Millions of people die every year due to heart diseases. In order to prevent heart disease, which is one of the most common diseases in society, it is necessary to change life habits and see a doctor regularly. Many factors, from tooth brushing to loneliness, lead to heart diseases.
HABITS THAT CAUSE HEART DISEASES
1- APPLICATION OF UNHEALTHY AND UNCONSCIOUS DIET PROGRAMS
Dr. Daniel Edmundowicz said that people often think they are eating a healthy and balanced diet, but in reality they are preparing themselves for heart problems. For example, she found that people who adhered to a low-cholesterol diet avoided healthy fats, an important macronutrient. They can then eat a lot of carbohydrates.
CAN CAUSE DIABETES AND HEART DISEASES
Edmundowicz, while this type of diet does not cause an increase in cholesterol levels, it can cause weight gain and a lot of stress on the sugar system and the diabetes system. A shock diet can similarly strain the cardiovascular system, and research has shown that a sudden and extreme change in eating habits can lead to impaired heart function.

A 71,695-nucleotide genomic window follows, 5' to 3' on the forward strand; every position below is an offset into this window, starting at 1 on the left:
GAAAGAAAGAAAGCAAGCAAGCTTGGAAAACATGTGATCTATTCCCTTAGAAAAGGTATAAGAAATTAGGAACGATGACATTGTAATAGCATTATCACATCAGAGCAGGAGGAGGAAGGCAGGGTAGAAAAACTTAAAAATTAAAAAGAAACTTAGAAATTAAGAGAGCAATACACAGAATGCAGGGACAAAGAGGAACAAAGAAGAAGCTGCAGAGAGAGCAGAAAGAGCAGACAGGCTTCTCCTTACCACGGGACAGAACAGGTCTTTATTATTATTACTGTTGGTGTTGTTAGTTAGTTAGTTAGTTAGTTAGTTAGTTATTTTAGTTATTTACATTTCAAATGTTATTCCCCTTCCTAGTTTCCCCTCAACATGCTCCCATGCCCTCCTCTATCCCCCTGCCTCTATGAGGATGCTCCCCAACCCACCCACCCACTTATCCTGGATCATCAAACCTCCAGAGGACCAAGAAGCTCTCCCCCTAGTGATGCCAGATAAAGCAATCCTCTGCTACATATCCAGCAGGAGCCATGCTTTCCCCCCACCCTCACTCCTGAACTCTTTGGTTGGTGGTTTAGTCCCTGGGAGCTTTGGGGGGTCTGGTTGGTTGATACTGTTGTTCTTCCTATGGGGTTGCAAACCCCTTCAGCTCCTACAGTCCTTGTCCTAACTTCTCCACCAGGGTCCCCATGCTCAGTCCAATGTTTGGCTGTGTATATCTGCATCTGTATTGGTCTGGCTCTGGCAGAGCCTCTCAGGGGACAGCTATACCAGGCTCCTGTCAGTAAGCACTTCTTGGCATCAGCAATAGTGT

Dr. According to Rigved Tadwalkar, being isolated from others can also have a profound effect on our heart health. A recent study found that older women had an 8% higher risk of cardiovascular disease when they lived in social isolation and a 5% higher risk of cardiovascular disease when they lived alone. For people who experience both social isolation and loneliness, the risk of heart disease rises to 27%.
CAN CAUSE HYPERTENSION AND DEPRESSION
Social isolation can also contribute to depression, according to Edmundowicz, and depression can lead to cardiovascular risk factors such as hypertension, a sedentary lifestyle, and poor eating habits. “Social isolation is very important and contributes to heart health,” said Edmundowicz.
3- DISCLAIMER OF DENTAL CARE
Gum problems – such as gum and tooth decay – can increase the risk of bacterial infections in the bloodstream. According to Tadwalkar, it is very easy for bacteria in the mouth to get into the blood. Recent research has also found that cleaning your teeth regularly is linked to better heart health outcomes.